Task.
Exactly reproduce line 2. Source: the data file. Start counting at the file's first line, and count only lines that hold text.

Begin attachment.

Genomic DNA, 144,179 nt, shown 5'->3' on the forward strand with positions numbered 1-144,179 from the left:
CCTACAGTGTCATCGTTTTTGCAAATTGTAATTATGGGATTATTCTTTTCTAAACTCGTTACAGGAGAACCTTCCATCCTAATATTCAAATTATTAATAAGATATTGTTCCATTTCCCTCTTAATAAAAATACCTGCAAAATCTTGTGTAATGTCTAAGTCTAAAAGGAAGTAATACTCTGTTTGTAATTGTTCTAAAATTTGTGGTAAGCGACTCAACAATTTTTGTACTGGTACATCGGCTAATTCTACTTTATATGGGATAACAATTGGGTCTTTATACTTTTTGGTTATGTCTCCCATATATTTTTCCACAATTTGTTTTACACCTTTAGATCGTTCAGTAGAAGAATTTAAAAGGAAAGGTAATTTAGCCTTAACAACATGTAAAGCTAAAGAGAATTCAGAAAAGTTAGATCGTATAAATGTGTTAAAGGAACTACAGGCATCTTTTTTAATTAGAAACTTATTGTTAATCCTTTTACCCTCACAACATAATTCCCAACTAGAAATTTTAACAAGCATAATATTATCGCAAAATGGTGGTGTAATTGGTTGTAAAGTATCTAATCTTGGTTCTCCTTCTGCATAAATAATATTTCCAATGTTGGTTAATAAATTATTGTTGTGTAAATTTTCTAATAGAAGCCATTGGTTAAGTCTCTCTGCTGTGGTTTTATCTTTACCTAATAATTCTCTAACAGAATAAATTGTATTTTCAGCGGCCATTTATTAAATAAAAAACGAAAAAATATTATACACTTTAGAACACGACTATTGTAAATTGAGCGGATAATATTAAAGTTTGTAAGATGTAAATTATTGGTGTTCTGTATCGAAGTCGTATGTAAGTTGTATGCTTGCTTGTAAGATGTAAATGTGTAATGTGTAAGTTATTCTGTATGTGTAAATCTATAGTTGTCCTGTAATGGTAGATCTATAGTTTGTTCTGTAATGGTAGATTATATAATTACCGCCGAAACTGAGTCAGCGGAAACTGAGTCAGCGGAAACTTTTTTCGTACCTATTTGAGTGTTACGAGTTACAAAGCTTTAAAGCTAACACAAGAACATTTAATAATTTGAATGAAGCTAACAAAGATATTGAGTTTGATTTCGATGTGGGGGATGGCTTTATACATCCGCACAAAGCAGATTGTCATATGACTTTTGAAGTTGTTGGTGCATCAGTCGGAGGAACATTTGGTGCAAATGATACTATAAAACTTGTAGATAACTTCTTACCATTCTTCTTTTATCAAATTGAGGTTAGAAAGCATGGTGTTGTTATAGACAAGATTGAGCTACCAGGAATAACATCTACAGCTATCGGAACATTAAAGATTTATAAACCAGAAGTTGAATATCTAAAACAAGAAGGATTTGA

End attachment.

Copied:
CCTACAGTGTCATCGTTTTTGCAAATTGTAATTATGGGATTATTCTTTTCTAAACTCGTTACAGGAGAACCTTCCATCCTAATATTCAAATTATTAATAAGATATTGTTCCATTTCCCTCTTAATAAAAATACCTGCAAAATCTTGTGTAATGTCTAAGTCTAAAAGGAAGTAATACTCTGTTTGTAATTGTTCTAAAATTTGTGGTAAGCGACTCAACAATTTTTGTACTGGTACATCGGCTAATTCTACTTTATATGGGATAACAATTGGGTCTTTATACTTTTTGGTTATGTCTCCCATATATTTTTCCACAATTTGTTTTACACCTTTAGATCGTTCAGTAGAAGAATTTAAAAGGAAAGGTAATTTAGCCTTAACAACATGTAAAGCTAAAGAGAATTCAGAAAAGTTAGATCGTATAAATGTGTTAAAGGAACTACAGGCATCTTTTTTAATTAGAAACTTATTGTTAATCCTTTTACCCTCACAACATAATTCCCAACTAGAAATTTTAACAAGCATAATATTATCGCAAAATGGTGGTGTAATTGGTTGTAAAGTATCTAATCTTGGTTCTCCTTCTGCATAAATAATATTTCCAATGTTGGTTAATAAATTATTGTTGTGTAAATTTTCTAATAGAAGCCATTGGTTAAGTCTCTCTGCTGTGGTTTTATCTTTACCTAATAATTCTCTAACAGAATAAATTGTATTTTCAGCGGCCATTTATTAAATAAAAAACGAAAAAATATTATACACTTTAGAACACGACTATTGTAAATTGAGCGGATAATATTAAAGTTTGTAAGATGTAAATTATTGGTGTTCTGTATCGAAGTCGTATGTAAGTTGTATGCTTGCTTGTAAGATGTAAATGTGTAATGTGTAAGTTATTCTGTATGTGTAAATCTATAGTTGTCCTGTAATGGTAGATCTATAGTTTGTTCTGTAATGGTAGATTATATAATTACCGCCGAAACTGAGTCAGCGGAAACTGAGTCAGCGGAAACTTTTTTCGTACCTATTTGAGTGTTACGAGTTACAAAGCTTTAAAGCTAACACAAGAACATTTAATAATTTGAATGAAGCTAACAAAGATATTGAGTTTGATTTCGATGTGGGGGATGGCTTTATACATCCGCACAAAGCAGATTGTCATATGACTTTTGAAGTTGTTGGTGCATCAGTCGGAGGAACATTTGGTGCAAATGATACTATAAAACTTGTAGATAACTTCTTACCATTCTTCTTTTATCAAATTGAGGTTAGAAAGCATGGTGTTGTTATAGACAAGATTGAGCTACCAGGAATAACATCTACAGCTATCGGAACATTAAAGATTTATAAACCAGAAGTTGAATATCTAAAACAAGAAGGATTTGA